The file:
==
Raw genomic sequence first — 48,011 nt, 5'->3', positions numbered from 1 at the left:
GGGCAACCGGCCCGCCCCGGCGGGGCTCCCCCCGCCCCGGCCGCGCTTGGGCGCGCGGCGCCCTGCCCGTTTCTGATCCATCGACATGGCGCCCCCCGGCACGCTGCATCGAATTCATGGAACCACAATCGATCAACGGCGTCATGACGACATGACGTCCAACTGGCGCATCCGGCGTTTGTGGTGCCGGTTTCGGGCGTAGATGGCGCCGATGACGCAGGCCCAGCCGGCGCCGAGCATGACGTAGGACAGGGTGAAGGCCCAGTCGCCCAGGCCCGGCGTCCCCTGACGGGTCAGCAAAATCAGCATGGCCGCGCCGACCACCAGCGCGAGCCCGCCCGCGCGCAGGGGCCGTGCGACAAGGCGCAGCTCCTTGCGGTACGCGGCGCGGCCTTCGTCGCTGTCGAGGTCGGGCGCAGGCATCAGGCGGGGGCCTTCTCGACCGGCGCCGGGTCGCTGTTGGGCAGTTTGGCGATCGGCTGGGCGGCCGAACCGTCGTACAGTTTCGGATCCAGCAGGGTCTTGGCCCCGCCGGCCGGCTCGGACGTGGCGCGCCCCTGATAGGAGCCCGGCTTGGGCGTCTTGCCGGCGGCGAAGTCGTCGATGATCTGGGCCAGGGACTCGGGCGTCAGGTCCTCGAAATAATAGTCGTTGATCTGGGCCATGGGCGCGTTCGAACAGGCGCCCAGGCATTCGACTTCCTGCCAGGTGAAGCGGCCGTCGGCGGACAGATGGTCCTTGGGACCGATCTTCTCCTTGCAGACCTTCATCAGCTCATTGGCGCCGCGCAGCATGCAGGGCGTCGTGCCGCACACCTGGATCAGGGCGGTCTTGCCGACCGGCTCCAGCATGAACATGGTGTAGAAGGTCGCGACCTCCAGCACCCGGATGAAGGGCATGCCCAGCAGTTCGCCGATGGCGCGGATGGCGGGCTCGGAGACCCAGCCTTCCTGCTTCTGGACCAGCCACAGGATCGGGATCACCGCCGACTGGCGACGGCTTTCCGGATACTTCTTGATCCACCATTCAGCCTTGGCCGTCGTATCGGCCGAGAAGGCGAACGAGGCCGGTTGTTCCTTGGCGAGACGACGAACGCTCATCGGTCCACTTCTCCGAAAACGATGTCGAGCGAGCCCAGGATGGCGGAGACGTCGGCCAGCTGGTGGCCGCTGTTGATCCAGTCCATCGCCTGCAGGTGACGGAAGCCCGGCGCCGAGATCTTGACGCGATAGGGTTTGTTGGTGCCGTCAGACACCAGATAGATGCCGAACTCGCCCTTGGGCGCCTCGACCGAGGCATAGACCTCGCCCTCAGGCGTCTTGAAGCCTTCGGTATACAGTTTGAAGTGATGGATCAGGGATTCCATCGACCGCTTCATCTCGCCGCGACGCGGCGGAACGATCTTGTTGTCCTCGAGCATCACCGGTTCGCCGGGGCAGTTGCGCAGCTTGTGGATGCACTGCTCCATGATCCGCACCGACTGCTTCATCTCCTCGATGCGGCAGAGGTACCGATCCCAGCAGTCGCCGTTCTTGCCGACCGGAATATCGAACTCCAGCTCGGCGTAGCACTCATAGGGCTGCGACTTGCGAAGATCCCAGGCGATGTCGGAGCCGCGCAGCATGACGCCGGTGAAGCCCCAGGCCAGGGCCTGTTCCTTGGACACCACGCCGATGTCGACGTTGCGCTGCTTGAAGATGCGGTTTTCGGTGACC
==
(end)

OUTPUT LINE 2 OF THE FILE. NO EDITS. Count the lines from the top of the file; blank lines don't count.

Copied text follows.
GGGCAACCGGCCCGCCCCGGCGGGGCTCCCCCCGCCCCGGCCGCGCTTGGGCGCGCGGCGCCCTGCCCGTTTCTGATCCATCGACATGGCGCCCCCCGGCACGCTGCATCGAATTCATGGAACCACAATCGATCAACGGCGTCATGACGACATGACGTCCAACTGGCGCATCCGGCGTTTGTGGTGCCGGTTTCGGGCGTAGATGGCGCCGATGACGCAGGCCCAGCCGGCGCCGAGCATGACGTAGGACAGGGTGAAGGCCCAGTCGCCCAGGCCCGGCGTCCCCTGACGGGTCAGCAAAATCAGCATGGCCGCGCCGACCACCAGCGCGAGCCCGCCCGCGCGCAGGGGCCGTGCGACAAGGCGCAGCTCCTTGCGGTACGCGGCGCGGCCTTCGTCGCTGTCGAGGTCGGGCGCAGGCATCAGGCGGGGGCCTTCTCGACCGGCGCCGGGTCGCTGTTGGGCAGTTTGGCGATCGGCTGGGCGGCCGAACCGTCGTACAGTTTCGGATCCAGCAGGGTCTTGGCCCCGCCGGCCGGCTCGGACGTGGCGCGCCCCTGATAGGAGCCCGGCTTGGGCGTCTTGCCGGCGGCGAAGTCGTCGATGATCTGGGCCAGGGACTCGGGCGTCAGGTCCTCGAAATAATAGTCGTTGATCTGGGCCATGGGCGCGTTCGAACAGGCGCCCAGGCATTCGACTTCCTGCCAGGTGAAGCGGCCGTCGGCGGACAGATGGTCCTTGGGACCGATCTTCTCCTTGCAGACCTTCATCAGCTCATTGGCGCCGCGCAGCATGCAGGGCGTCGTGCCGCACACCTGGATCAGGGCGGTCTTGCCGACCGGCTCCAGCATGAACATGGTGTAGAAGGTCGCGACCTCCAGCACCCGGATGAAGGGCATGCCCAGCAGTTCGCCGATGGCGCGGATGGCGGGCTCGGAGACCCAGCCTTCCTGCTTCTGGACCAGCCACAGGATCGGGATCACCGCCGACTGGCGACGGCTTTCCGGATACTTCTTGATCCACCATTCAGCCTTGGCCGTCGTATCGGCCGAGAAGGCGAACGAGGCCGGTTGTTCCTTGGCGAGACGACGAACGCTCATCGGTCCACTTCTCCGAAAACGATGTCGAGCGAGCCCAGGATGGCGGAGACGTCGGCCAGCTGGTGGCCGCTGTTGATCCAGTCCATCGCCTGCAGGTGACGGAAGCCCGGCGCCGAGATCTTGACGCGATAGGGTTTGTTGGTGCCGTCAGACACCAGATAGATGCCGAACTCGCCCTTGGGCGCCTCGACCGAGGCATAGACCTCGCCCTCAGGCGTCTTGAAGCCTTCGGTATACAGTTTGAAGTGATGGATCAGGGATTCCATCGACCGCTTCATCTCGCCGCGACGCGGCGGAACGATCTTGTTGTCCTCGAGCATCACCGGTTCGCCGGGGCAGTTGCGCAGCTTGTGGATGCACTGCTCCATGATCCGCACCGACTGCTTCATCTCCTCGATGCGGCAGAGGTACCGATCCCAGCAGTCGCCGTTCTTGCCGACCGGAATATCGAACTCCAGCTCGGCGTAGCACTCATAGGGCTGCGACTTGCGAAGATCCCAGGCGATGTCGGAGCCGCGCAGCATGACGCCGGTGAAGCCCCAGGCCAGGGCCTGTTCCTTGGACACCACGCCGATGTCGACGTTGCGCTGCTTGAAGATGCGGTTTTCGGTGACC